Science

Law
4:12 pm
Sat June 8, 2013

'Not Fighting For Just Sarah': Rating Transplant Priorities

Sarah Murnaghan, center, on May 30 as she and her parents marked the 100th day of her stay in Children's Hospital of Philadelphia. Her father, Fran, is at left. Her mother, Janet, is at right.
Murnaghan family AP

Originally published on Sun June 9, 2013 11:10 am

Sarah Murnaghan's spirit can be summed up by her personalized Monopoly character: a three-legged silver pig that can stand on its own.

"Everybody sort of expects her to decline here, and she does, but she fights back every time," says her mother, Janet.

Sarah, who has cystic fibrosis, has a reason to keep fighting: She's another step closer to getting a lung transplant. Sarah has been waiting for a year and a half, and doctors say she could die soon without a transplant.

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The Two-Way
3:00 pm
Sat June 8, 2013

For London Zoo Patrons, It's A Case Of Once Bitten, Twice Shy

A squirrel monkey at the London Zoo, photographed in December.
Carl Court AFP/Getty Images

Originally published on Mon June 10, 2013 5:02 am

A "walk-through" enclosure at the London Zoo apparently allows visitors to get a little too close to resident squirrel monkeys and several people have the bite marks to prove it, according to details of a report published in a U.K. newspaper.

The Camden New Journal says 15 people suffered bites from the black-and-tan monkeys over a 12-month period last year.

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The Two-Way
4:18 pm
Fri June 7, 2013

Report: Accidents Likely In Environmentally Fragile Seas

The bow of the mine countermeasure ship Guardian is removed in March in the Sulu Sea, Philippines. The Guardian ran aground on the Tubbataha Reef in January.
U.S. Navy Getty Images

Many of the world's most accident-prone waters for shipping are also among the most delicate marine ecosystems, according to a new study released Friday by WWF International.

The fear of something like a major oil spill in environmentally sensitive waters comes as the number of vessels plying the world's oceans has risen 20 percent in the past 15 years, from 85,000 to 105,000, the report, released on World Oceans Day, says.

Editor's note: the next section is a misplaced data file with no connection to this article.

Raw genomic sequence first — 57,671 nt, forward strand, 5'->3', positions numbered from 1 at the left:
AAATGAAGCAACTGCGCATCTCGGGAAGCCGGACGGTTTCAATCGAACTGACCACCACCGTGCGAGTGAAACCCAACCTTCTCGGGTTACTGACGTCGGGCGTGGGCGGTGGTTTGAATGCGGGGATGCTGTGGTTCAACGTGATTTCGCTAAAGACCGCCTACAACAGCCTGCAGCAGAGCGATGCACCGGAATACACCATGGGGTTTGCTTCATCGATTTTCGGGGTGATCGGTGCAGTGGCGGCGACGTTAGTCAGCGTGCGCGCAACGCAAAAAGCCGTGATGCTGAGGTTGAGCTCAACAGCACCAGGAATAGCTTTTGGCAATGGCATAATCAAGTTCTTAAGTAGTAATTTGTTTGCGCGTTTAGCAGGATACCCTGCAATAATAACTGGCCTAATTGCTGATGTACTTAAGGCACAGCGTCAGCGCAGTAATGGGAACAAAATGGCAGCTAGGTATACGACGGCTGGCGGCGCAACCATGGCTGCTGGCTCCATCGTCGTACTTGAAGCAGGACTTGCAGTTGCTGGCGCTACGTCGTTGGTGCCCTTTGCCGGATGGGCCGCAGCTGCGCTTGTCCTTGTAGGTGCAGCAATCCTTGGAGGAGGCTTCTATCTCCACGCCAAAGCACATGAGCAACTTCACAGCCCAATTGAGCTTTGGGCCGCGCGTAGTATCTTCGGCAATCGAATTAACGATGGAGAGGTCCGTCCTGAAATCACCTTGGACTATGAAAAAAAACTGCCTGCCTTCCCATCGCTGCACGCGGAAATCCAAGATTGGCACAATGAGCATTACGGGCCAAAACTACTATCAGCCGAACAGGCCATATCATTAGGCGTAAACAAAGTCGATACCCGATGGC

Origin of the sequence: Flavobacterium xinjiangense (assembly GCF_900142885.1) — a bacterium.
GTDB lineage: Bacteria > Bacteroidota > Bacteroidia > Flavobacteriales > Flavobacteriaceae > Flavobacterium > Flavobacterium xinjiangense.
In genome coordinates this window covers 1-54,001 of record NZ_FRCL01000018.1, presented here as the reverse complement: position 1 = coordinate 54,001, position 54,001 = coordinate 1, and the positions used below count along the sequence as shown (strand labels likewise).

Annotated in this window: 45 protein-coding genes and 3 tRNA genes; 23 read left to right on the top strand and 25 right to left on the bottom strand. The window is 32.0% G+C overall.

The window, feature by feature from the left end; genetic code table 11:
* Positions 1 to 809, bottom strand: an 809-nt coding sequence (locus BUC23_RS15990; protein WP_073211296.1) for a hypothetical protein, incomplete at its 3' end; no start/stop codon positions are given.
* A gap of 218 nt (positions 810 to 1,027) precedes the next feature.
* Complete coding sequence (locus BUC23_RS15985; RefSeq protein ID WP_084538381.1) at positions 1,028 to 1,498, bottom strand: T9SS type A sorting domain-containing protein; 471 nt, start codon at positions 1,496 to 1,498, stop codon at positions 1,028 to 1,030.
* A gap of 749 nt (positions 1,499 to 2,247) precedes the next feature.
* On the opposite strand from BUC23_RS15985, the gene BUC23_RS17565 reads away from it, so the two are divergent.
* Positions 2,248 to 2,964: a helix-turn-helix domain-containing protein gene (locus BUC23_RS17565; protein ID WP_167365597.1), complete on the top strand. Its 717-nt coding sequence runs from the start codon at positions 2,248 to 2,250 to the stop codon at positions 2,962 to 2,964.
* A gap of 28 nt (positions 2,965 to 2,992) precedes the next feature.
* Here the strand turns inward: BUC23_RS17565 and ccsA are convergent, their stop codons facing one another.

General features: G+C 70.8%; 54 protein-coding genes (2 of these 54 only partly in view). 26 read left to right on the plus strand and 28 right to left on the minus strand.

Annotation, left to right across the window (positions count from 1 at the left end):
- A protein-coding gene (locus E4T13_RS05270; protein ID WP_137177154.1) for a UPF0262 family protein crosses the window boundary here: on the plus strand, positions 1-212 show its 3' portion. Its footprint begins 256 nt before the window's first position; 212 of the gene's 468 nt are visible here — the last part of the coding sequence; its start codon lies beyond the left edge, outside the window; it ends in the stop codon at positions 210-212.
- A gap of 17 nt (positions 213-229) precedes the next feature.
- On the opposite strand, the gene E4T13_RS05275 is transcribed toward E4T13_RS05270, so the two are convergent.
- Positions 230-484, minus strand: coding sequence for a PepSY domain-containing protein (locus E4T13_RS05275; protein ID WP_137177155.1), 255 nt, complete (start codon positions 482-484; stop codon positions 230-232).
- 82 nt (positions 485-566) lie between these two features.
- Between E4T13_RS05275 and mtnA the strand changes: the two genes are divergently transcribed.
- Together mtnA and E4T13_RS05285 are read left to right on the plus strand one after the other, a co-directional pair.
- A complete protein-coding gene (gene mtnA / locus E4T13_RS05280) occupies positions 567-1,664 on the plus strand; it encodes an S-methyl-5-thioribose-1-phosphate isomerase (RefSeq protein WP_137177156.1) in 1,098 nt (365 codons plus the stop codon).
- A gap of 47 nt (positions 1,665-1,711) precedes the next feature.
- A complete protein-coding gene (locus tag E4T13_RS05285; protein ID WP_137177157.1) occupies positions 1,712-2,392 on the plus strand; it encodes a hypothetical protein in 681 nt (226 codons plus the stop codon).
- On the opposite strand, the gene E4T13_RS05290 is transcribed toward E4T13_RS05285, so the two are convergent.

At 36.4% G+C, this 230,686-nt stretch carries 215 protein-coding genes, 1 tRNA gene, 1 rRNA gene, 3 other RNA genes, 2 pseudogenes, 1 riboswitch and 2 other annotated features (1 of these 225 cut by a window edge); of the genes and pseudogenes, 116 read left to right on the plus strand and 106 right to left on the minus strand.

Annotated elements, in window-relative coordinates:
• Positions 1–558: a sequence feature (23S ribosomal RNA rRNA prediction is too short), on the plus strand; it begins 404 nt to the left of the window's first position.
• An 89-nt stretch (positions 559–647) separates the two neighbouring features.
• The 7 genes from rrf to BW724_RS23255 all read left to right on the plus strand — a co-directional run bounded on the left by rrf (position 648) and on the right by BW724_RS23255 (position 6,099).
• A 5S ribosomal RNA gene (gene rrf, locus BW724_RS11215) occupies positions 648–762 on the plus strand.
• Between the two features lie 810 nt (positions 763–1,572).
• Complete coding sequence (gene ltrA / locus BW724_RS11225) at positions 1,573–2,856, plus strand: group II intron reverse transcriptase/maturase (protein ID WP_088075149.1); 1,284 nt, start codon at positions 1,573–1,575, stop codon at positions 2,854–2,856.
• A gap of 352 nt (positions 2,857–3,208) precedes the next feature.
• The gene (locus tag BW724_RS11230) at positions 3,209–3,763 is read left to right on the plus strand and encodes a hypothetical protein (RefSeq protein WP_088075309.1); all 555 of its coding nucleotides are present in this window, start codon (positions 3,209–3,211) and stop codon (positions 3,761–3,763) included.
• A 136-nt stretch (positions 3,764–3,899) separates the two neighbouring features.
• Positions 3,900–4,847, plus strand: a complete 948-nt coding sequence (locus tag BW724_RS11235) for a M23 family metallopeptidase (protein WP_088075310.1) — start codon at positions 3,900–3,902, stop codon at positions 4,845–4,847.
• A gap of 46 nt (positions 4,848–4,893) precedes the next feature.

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Around the Nation
3:54 pm
Fri June 7, 2013

Plug Pulled On California Nuclear Plant, For Good

Originally published on Fri June 7, 2013 7:29 pm

Transcript

AUDIE CORNISH, HOST:

In Southern California, a nuclear power plant that supplied energy to more than a million homes is shutting down for good. As NPR's Ina Jaffe reports, the San Onofre nuclear plant has been idle for repair since January of 2012.

INA JAFFE, BYLINE: The twin, white domes at the San Onofre nuclear power plant have been landmarks on the California coast for more than four decades.

(SOUNDBITE OF PROTESTERS CHANTING)

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Medical Treatments
12:33 pm
Fri June 7, 2013

Promising Results In Early Trial of Novel MS Treatment

Transcript

IRA FLATOW, HOST:

This is SCIENCE FRIDAY. I'm Ira Flatow. In the disease multiple sclerosis, the body's own immune cells stage a mutiny. Those cells, white cells, normally go after foreigners in the body like bacteria or other invaders that make us sick. But in MS, the immune cells go after the body itself, attacking the myelin covering that wraps around nerve cells. As that myelin gets degraded, nerve signals don't get transferred properly, and that's what leads to the symptoms of MS.

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